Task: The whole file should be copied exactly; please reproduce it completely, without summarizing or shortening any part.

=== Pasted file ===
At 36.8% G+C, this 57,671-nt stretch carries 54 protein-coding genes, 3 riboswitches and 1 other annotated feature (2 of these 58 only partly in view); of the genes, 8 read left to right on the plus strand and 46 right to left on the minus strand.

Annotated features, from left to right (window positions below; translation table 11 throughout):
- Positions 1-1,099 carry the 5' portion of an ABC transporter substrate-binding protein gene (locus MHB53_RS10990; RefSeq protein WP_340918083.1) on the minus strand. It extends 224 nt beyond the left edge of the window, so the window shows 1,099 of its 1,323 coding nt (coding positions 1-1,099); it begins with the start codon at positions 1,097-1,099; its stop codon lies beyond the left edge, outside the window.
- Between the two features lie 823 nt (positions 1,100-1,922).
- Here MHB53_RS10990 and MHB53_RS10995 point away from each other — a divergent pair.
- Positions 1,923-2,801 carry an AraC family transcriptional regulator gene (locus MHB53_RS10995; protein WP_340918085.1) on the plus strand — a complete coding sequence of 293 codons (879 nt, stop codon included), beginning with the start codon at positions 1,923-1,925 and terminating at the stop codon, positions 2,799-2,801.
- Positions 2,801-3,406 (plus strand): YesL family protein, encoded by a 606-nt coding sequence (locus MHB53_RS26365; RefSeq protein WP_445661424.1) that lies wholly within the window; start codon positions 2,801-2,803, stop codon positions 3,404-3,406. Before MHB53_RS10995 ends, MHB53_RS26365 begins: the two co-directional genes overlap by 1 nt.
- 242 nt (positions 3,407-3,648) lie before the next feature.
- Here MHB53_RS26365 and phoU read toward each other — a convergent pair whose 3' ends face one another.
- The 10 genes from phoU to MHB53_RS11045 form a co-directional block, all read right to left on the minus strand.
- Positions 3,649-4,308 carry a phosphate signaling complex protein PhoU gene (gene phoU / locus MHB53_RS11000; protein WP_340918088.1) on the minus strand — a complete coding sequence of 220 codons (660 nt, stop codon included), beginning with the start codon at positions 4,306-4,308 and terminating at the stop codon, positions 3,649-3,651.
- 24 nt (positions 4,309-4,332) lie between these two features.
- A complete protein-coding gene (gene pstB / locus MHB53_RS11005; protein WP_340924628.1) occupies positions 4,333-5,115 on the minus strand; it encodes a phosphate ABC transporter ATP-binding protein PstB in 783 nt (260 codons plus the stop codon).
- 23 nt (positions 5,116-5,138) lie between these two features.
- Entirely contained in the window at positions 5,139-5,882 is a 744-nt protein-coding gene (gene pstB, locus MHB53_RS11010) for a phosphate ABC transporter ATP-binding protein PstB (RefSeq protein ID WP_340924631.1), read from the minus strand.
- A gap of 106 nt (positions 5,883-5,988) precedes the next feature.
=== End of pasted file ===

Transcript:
At 36.8% G+C, this 57,671-nt stretch carries 54 protein-coding genes, 3 riboswitches and 1 other annotated feature (2 of these 58 only partly in view); of the genes, 8 read left to right on the plus strand and 46 right to left on the minus strand.

Annotated features, from left to right (window positions below; translation table 11 throughout):
- Positions 1-1,099 carry the 5' portion of an ABC transporter substrate-binding protein gene (locus MHB53_RS10990; RefSeq protein WP_340918083.1) on the minus strand. It extends 224 nt beyond the left edge of the window, so the window shows 1,099 of its 1,323 coding nt (coding positions 1-1,099); it begins with the start codon at positions 1,097-1,099; its stop codon lies beyond the left edge, outside the window.
- Between the two features lie 823 nt (positions 1,100-1,922).
- Here MHB53_RS10990 and MHB53_RS10995 point away from each other — a divergent pair.
- Positions 1,923-2,801 carry an AraC family transcriptional regulator gene (locus MHB53_RS10995; protein WP_340918085.1) on the plus strand — a complete coding sequence of 293 codons (879 nt, stop codon included), beginning with the start codon at positions 1,923-1,925 and terminating at the stop codon, positions 2,799-2,801.
- Positions 2,801-3,406 (plus strand): YesL family protein, encoded by a 606-nt coding sequence (locus MHB53_RS26365; RefSeq protein WP_445661424.1) that lies wholly within the window; start codon positions 2,801-2,803, stop codon positions 3,404-3,406. Before MHB53_RS10995 ends, MHB53_RS26365 begins: the two co-directional genes overlap by 1 nt.
- 242 nt (positions 3,407-3,648) lie before the next feature.
- Here MHB53_RS26365 and phoU read toward each other — a convergent pair whose 3' ends face one another.
- The 10 genes from phoU to MHB53_RS11045 form a co-directional block, all read right to left on the minus strand.
- Positions 3,649-4,308 carry a phosphate signaling complex protein PhoU gene (gene phoU / locus MHB53_RS11000; protein WP_340918088.1) on the minus strand — a complete coding sequence of 220 codons (660 nt, stop codon included), beginning with the start codon at positions 4,306-4,308 and terminating at the stop codon, positions 3,649-3,651.
- 24 nt (positions 4,309-4,332) lie between these two features.
- A complete protein-coding gene (gene pstB / locus MHB53_RS11005; protein WP_340924628.1) occupies positions 4,333-5,115 on the minus strand; it encodes a phosphate ABC transporter ATP-binding protein PstB in 783 nt (260 codons plus the stop codon).
- 23 nt (positions 5,116-5,138) lie between these two features.
- Entirely contained in the window at positions 5,139-5,882 is a 744-nt protein-coding gene (gene pstB, locus MHB53_RS11010) for a phosphate ABC transporter ATP-binding protein PstB (RefSeq protein ID WP_340924631.1), read from the minus strand.
- A gap of 106 nt (positions 5,883-5,988) precedes the next feature.